While state and local governments have begun receiving their share of opioid settlement funds from a variety of parties held responsible for harm, the maker of the drug that is at the center of the opioid crisis, Purdue Pharma, has been trying to shield its wealthy Sackler family owners from further lawsuits over their role in the country’s opioid epidemic.
Purdue filed for Chapter 11 bankruptcy in 2019 to address its debts, which mostly stemmed from thousands of lawsuits alleging that OxyContin helped to kickstart the opioid epidemic that has taken more than 500,000 lives across the country over two decades.
On August 10th of this year, the US Supreme Court agreed to hear a challenge by President Joe Biden’s administration to the legality of the bankruptcy settlement. Filing for bankruptcy protections is meant for debtors in “financial distress,” not people like the Sacklers who are said to be worth over $11 billion.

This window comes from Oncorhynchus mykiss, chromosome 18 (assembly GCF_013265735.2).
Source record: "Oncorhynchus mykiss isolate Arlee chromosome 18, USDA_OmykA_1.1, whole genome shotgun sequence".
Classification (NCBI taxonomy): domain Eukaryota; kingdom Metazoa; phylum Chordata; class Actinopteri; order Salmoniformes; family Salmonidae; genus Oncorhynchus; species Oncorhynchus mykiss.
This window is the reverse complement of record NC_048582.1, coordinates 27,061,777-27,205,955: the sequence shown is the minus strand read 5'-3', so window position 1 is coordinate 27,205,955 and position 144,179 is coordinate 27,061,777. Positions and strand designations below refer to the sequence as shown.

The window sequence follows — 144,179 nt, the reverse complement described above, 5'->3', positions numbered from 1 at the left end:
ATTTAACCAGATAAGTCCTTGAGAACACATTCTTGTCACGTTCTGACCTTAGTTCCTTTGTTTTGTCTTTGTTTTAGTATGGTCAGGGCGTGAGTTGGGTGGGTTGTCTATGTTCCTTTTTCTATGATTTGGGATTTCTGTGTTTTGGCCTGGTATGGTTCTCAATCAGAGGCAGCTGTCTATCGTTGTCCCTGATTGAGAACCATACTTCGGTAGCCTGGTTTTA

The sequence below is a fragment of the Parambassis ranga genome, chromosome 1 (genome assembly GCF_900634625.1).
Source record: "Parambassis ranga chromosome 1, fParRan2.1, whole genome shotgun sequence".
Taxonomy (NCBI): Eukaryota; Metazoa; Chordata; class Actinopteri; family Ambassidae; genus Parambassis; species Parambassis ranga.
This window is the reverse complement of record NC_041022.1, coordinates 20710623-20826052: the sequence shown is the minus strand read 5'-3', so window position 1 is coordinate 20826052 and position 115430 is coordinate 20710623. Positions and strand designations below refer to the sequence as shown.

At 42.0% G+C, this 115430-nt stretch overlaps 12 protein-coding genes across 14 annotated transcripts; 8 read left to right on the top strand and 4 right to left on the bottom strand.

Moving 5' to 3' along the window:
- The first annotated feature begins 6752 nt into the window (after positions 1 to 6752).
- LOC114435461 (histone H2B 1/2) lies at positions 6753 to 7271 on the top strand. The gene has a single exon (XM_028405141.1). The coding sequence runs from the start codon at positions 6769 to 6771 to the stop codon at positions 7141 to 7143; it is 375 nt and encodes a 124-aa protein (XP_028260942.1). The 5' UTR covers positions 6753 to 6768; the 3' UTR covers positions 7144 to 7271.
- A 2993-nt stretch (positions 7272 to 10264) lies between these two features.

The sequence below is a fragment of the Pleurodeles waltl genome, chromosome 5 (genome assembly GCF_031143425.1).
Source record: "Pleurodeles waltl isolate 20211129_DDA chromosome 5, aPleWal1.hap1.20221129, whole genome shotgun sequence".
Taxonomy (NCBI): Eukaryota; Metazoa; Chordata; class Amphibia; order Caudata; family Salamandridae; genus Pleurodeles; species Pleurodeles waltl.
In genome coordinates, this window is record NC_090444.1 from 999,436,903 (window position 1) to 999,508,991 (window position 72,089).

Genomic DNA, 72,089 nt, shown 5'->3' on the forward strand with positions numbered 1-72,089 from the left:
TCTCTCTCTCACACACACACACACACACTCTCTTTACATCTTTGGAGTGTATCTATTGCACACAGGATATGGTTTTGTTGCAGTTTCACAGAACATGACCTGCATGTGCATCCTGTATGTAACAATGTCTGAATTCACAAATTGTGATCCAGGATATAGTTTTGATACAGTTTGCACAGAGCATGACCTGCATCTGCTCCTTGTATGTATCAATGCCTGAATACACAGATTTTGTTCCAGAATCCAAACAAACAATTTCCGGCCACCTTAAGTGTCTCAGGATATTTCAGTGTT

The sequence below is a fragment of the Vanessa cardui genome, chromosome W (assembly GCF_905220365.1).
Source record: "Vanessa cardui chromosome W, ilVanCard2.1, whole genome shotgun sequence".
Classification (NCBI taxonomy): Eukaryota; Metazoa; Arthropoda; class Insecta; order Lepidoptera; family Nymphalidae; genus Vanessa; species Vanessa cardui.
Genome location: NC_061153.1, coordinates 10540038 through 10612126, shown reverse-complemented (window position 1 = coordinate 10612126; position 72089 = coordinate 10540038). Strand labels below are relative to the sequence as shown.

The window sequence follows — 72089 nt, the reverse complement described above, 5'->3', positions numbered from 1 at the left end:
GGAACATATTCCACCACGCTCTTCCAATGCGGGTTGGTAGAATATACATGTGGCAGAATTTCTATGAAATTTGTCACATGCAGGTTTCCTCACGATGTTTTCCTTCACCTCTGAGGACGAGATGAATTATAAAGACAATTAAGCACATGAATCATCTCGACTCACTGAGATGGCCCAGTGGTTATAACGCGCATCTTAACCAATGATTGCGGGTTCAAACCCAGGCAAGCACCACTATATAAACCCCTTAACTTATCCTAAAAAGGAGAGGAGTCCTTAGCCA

The issue in question is whether or not the U.S bankruptcy law allows Purdue’s restructuring to include legal protections for the members of the Sackler family, even though they did not file for bankruptcy individually.
Under the bankruptcy settlement, Purdue’s owners would receive immunity in exchange for paying up to $6 billion to settle thousands of lawsuits over its misleading marketing of the powerful pain medication OxyContin. Before the Sacklers agreed to pay the $6 billion, the family withdrew $11 billion from Purdue.
The justices have paused the bankruptcy proceedings relating to Purdue and its affiliates and said they would hold oral arguments in December.